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The Showrunner Transcript: Parks and Recreation’s Michael Schur on Sleep-Fighting and the Secret to the Show's Sweetness

In this week's issue, New York Magazine surveyed fourteen of the top TV showrunners about their process and craft. All during upfront week, we'll be running longer transcripts of these conversations: some will include extended answers to our questionnaire, some will break free altogether, but all will provide a revealing and insightful look into the minds of the people who make our appointment television. One of those people is Michael Schur, a longtime The Office writer who created Parks and Recreation, which has its finale tonight. We spoke with Schur about where Rob Lowe's delivery of "literally" comes from, his love of Cheers and The Wire, and the importance of Ron Swanson's passions.

I have a super-geek trivia question to start. The literally thing with Rob Lowe, how did that emerge?
Well, to be totally honest, Rob says literally a lot. And he pronounces it that way. And he’s aware that he does it. And it’s not an affectation — it’s a real way that he speaks. And when we were talking about the character early on, I was talking about how he’s just incredibly intense about all of his interests, physical fitness and health and nutrition, and everything else. And Rob in my office started improvising in the character, and kept saying literally in exactly that way. So we just started writing it in. It was such a perfect character detail for a guy who is that intense to use the word literally all the time, even when what he’s saying is absurd. It’s like an exclamation point.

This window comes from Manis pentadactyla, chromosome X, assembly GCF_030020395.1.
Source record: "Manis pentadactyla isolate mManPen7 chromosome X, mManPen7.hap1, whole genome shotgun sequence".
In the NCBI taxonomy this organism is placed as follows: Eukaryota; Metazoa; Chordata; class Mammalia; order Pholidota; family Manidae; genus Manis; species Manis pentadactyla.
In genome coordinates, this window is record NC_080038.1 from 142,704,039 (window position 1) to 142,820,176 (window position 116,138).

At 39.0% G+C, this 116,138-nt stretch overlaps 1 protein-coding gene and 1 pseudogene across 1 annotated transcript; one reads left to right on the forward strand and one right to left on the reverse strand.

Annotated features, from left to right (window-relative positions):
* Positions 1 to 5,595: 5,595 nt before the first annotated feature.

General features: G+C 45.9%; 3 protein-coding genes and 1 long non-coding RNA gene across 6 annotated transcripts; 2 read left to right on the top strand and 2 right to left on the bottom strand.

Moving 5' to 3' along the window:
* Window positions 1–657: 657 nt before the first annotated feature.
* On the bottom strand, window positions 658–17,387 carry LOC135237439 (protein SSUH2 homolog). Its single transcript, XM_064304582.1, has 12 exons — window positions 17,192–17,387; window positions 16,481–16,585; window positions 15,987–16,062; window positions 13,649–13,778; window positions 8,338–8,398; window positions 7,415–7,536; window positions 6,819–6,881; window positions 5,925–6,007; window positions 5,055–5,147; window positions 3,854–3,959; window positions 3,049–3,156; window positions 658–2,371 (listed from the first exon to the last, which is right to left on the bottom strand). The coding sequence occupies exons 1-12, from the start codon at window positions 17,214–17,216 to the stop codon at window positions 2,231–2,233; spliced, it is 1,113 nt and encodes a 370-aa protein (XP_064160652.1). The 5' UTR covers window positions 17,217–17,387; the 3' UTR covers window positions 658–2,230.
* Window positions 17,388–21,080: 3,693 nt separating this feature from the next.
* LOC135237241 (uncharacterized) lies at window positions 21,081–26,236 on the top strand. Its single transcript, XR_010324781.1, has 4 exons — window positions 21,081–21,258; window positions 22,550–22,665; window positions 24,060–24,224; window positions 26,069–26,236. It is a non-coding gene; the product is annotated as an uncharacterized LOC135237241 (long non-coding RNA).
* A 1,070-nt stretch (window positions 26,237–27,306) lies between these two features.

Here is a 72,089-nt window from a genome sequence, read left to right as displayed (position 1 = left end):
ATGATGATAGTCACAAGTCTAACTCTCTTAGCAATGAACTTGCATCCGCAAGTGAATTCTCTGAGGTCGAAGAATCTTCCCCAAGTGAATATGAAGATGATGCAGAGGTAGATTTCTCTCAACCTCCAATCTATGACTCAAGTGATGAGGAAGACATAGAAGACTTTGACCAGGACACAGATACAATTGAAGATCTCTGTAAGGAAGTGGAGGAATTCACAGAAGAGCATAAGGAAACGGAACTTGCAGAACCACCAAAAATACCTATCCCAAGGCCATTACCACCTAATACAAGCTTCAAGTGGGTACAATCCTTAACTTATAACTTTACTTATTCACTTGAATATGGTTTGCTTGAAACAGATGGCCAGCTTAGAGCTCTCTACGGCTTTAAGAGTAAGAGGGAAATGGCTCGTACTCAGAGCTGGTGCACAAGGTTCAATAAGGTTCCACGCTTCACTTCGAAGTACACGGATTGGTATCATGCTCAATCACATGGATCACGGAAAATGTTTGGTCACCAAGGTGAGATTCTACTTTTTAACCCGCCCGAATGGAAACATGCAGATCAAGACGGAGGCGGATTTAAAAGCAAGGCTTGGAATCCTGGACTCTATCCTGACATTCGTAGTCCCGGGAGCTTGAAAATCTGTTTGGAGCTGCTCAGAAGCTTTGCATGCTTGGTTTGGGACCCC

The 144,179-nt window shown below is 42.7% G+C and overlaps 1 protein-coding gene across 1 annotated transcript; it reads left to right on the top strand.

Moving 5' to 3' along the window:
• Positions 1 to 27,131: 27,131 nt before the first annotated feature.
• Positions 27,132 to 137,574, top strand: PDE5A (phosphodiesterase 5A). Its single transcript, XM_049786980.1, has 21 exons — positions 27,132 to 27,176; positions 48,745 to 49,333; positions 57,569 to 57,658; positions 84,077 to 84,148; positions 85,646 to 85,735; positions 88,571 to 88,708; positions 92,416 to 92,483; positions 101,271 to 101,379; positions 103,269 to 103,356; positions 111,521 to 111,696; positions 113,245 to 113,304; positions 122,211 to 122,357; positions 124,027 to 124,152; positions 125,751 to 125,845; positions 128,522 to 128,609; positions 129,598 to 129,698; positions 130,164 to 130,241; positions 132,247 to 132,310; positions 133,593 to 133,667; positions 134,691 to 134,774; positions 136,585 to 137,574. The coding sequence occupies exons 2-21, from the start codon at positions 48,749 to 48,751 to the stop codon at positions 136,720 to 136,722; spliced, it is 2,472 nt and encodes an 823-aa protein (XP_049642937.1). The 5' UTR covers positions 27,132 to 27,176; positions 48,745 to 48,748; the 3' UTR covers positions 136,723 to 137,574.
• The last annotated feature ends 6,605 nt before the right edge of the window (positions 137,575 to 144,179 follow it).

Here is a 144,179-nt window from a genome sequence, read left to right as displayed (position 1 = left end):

So many of the characters on the show could be described as intense, albeit in different ways. Ron is very intense in his own way.
What’s nice about that character from a storytelling point of view, I think, is that he is just a man of passion. And it’s very hard to week in and week out dream up stories that are satisfying for all the different characters. But when he’s a man of such intense passion about things, even if those things are silly or seemingly trivial to people — like that he just loves steak so much — you can build an entire story just around his trip to a steakhouse. It’s been a very good lesson for me as a writer. Because part of the theme of The Office was just like, people are just trying to get through the day. And that leads to a certain kind of story and a certain kind of character. But this show has certainly broadened our ability to tell stories by having people who are super into things. No one on The Office is really into anything.

Ron’s feelings about breakfast — it’s hard not to respect that.